While disposing of arbitration requests pertaining to agreements between Gangavaram Port Ltd(GPL)., M/s Duro Felguera S.A, a Spanish company(DF) and Felguera Graus India Private Ltd.(FGI), the Supreme Court held that there cannot be a single arbitration reference for disputes arising out of different agreements, even if they are inter-linked to a single transaction.
GPL had awarded a tender work to DF and FGI, its Indian subsidiary. Later, the original contract was split up into five separate contracts, with different job descriptions. Four of such contracts were with FGI, the Indian subsidiary, and one of them was with DF. Each contract had a separate arbitration clause. Apart from that, DF had entered into a performance guarantee agreement with GPL for the performance of contract by FGI, which also had an arbitration clause. Later, a tripartite MoU was entered into between GPL, DF and FGI, which had listed their performance obligations with reference to the split up contracts.
When disputes arose, arbitration clause was invoked by DF and FGI. FGI had issued four arbitration notices, and DF issued one arbitration notice, under their respective agreements. On the other hand, GPL issued a composite notice constituting a single arbitral tribunal on the basis of MoU. The justification of GPL was that the subsequent MoU subsumed the earlier separate agreements.
The bench comprising Justice R. Banumathi and Justice Kurian Joseph, through their separate judgments, did not uphold the course of action adopted by GPL in issuing a comprehensive notice. It was held that there were different agreements, each having its own arbitration clause, and hence there had to be arbitral tribunals. Also, the dispute with respect to DF was an international arbitration, whereas the disputes with respect to FGI were a domestic arbitration.
GPL placed reliance on Chloro Controls India Pvt.Ltd. v.Severn Trent Water Purification Inc and others (2013) 1 SCC 641 to contend that where various agreements constitute a composite transaction, court can refer disputes to arbitration if all ancillary agreements are relatable to principal agreement and performance of one agreement is so intrinsically interlinked with other agreement. However, it was distinguished by pointing out that therein the arbitration clause was widely couched to bring within its ambit all disputes under and in connection with the principal agreement. Such a clause was absent in the instant case.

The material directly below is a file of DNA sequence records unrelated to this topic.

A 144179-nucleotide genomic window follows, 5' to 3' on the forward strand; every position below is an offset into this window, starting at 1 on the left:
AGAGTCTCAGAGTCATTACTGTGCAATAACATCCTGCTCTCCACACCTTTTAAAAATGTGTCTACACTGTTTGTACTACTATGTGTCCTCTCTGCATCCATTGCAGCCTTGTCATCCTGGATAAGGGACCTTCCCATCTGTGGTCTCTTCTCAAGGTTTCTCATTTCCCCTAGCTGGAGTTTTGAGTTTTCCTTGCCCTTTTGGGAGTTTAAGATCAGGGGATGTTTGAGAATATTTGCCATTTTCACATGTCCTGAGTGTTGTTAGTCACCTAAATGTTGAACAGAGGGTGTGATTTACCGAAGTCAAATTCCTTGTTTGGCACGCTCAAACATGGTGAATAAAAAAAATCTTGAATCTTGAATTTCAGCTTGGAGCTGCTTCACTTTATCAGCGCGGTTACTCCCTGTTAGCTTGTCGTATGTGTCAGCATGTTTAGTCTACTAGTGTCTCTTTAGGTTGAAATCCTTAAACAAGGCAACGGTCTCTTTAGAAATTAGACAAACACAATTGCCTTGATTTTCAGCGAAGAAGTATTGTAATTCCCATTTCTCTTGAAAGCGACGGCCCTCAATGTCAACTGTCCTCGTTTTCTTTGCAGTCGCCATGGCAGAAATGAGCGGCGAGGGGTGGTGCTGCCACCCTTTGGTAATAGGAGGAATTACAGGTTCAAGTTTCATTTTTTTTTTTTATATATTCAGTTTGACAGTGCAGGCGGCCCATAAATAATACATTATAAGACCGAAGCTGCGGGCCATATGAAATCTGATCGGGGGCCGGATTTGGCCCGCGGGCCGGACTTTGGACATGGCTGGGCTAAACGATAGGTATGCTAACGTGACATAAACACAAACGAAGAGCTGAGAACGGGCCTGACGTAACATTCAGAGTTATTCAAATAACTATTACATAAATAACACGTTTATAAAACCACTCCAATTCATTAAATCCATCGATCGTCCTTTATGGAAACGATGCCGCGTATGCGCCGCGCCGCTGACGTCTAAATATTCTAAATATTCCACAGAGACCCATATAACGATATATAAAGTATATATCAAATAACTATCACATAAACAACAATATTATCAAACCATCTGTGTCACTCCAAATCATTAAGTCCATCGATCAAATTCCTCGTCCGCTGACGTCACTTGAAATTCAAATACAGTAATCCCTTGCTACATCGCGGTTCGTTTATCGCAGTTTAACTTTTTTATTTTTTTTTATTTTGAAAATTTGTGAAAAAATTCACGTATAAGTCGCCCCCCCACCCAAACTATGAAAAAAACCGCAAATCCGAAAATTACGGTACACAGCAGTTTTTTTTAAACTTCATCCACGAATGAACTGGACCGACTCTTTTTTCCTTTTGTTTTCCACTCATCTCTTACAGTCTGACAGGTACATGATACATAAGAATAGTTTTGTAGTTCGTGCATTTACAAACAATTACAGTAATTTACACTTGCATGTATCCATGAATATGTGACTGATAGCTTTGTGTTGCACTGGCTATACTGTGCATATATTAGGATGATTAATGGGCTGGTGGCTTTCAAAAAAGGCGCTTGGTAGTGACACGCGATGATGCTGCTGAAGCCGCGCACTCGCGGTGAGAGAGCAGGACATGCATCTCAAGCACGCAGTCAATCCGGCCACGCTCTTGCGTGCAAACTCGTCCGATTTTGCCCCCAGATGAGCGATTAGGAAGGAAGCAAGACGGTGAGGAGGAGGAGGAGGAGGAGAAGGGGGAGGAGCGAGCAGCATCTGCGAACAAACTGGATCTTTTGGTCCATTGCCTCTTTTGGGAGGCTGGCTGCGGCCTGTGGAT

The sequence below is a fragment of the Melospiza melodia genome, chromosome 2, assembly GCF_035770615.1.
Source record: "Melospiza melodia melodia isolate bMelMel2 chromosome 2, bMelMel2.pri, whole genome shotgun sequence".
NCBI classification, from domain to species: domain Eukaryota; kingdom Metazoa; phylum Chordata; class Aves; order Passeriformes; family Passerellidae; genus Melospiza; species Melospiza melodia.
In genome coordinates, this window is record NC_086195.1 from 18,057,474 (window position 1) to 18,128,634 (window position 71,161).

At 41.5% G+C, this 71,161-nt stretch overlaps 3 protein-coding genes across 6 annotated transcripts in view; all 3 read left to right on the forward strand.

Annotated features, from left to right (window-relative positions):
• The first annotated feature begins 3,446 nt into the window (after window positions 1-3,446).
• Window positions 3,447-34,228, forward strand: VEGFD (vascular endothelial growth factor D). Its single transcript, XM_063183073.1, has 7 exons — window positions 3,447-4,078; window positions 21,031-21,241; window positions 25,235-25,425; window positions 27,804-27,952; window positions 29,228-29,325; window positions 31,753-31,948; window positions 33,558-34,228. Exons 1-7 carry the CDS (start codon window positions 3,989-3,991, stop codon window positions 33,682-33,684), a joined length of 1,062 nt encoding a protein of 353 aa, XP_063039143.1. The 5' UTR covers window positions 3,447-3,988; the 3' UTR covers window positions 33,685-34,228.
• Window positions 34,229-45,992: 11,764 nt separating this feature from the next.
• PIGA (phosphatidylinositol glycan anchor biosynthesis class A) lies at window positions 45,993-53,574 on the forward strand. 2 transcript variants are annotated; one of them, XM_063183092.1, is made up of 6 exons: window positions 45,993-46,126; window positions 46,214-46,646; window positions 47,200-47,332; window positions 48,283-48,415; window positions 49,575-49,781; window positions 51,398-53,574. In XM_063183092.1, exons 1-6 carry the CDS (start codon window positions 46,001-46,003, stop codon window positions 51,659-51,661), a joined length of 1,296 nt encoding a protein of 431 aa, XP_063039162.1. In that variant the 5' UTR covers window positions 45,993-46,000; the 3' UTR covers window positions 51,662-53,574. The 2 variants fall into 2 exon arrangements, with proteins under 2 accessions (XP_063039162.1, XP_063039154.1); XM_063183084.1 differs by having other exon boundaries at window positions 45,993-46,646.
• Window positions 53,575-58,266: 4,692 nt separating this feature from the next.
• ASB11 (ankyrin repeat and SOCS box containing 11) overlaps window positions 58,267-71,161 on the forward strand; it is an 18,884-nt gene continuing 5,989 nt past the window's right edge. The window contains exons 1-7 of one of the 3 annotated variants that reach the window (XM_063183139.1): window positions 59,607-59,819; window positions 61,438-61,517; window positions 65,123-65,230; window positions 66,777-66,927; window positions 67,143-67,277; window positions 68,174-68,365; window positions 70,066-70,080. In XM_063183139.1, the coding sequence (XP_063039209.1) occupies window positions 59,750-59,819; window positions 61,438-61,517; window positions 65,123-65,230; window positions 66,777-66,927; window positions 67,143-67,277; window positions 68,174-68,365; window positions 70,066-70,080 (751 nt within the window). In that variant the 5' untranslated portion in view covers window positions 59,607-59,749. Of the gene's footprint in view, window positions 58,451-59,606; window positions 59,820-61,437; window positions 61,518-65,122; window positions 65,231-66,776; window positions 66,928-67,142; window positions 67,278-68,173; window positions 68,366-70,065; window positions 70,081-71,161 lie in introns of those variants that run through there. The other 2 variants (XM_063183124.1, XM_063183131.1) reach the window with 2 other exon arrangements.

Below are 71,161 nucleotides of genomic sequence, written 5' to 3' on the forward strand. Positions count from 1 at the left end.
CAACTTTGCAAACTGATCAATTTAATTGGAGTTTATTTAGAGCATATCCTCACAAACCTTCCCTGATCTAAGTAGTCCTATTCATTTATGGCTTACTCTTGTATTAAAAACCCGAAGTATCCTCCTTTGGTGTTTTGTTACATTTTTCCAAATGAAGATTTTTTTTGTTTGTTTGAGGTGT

Further, it was held that after the 2015 amendment, the power of the Court to appoint the arbitrator under Section 11 has been narrowed down to expressly state that the Court need only examine the existence of arbitration agreement. Regarding the scope of Section 11(6A), it was observed as hereunder:- From a reading of Section 11(6A), the intention of the legislature is crystal clear i.e. the Court should and need only look into one aspect- the existence of an arbitration agreement. What are the factors for deciding as to whether there is an arbitration agreement is the next question. The resolution to that is simple - it needs to be seen if the agreement contains a clause which provides for arbitration pertaining to the disputes which have arisen between the parties to the agreement.
It was also observed that the legislative policy and purpose is essentially to minimize the Court’s intervention at the stage of appointing the arbitrator and this intention as incorporated in Section 11 (6A) ought to be respected.
There is no dispute that there are five distinct contracts pertaining to five different works. The argument that the MoU substituted all the earlier five agreements was rejected. The matters were disposed of with the following conclusions:-
There are six arbitrable agreements (five agreements for works and one Corporate Guarantee) and each agreement contains a provision for arbitration. Hence, there has to be an Arbitral Tribunal for the disputes pertaining to each agreement. While the arbitrators can be the same, there has to be six Tribunals - two for international commercial arbitration involving the Spanish Company-M/s Duro Felguera, S.A. and four 44 for the domestic.